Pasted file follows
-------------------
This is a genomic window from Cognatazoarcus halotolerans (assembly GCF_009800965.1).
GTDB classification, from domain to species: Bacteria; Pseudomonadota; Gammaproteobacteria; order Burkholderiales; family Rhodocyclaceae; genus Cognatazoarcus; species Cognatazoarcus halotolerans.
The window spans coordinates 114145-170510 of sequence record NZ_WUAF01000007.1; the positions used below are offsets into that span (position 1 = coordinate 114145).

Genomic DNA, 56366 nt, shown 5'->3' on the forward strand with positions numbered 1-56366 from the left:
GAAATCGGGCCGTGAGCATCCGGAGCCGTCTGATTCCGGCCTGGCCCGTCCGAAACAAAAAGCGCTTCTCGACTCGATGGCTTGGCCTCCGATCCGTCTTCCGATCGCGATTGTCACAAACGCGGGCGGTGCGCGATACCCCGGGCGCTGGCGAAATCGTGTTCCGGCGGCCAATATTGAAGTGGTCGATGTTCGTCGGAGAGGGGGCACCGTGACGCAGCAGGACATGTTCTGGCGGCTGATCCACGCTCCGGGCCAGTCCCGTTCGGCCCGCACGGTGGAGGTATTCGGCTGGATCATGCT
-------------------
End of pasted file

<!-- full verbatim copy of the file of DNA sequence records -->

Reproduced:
This is a genomic window from Cognatazoarcus halotolerans (assembly GCF_009800965.1).
GTDB classification, from domain to species: Bacteria; Pseudomonadota; Gammaproteobacteria; order Burkholderiales; family Rhodocyclaceae; genus Cognatazoarcus; species Cognatazoarcus halotolerans.
The window spans coordinates 114145-170510 of sequence record NZ_WUAF01000007.1; the positions used below are offsets into that span (position 1 = coordinate 114145).

Genomic DNA, 56366 nt, shown 5'->3' on the forward strand with positions numbered 1-56366 from the left:
GAAATCGGGCCGTGAGCATCCGGAGCCGTCTGATTCCGGCCTGGCCCGTCCGAAACAAAAAGCGCTTCTCGACTCGATGGCTTGGCCTCCGATCCGTCTTCCGATCGCGATTGTCACAAACGCGGGCGGTGCGCGATACCCCGGGCGCTGGCGAAATCGTGTTCCGGCGGCCAATATTGAAGTGGTCGATGTTCGTCGGAGAGGGGGCACCGTGACGCAGCAGGACATGTTCTGGCGGCTGATCCACGCTCCGGGCCAGTCCCGTTCGGCCCGCACGGTGGAGGTATTCGGCTGGATCATGCT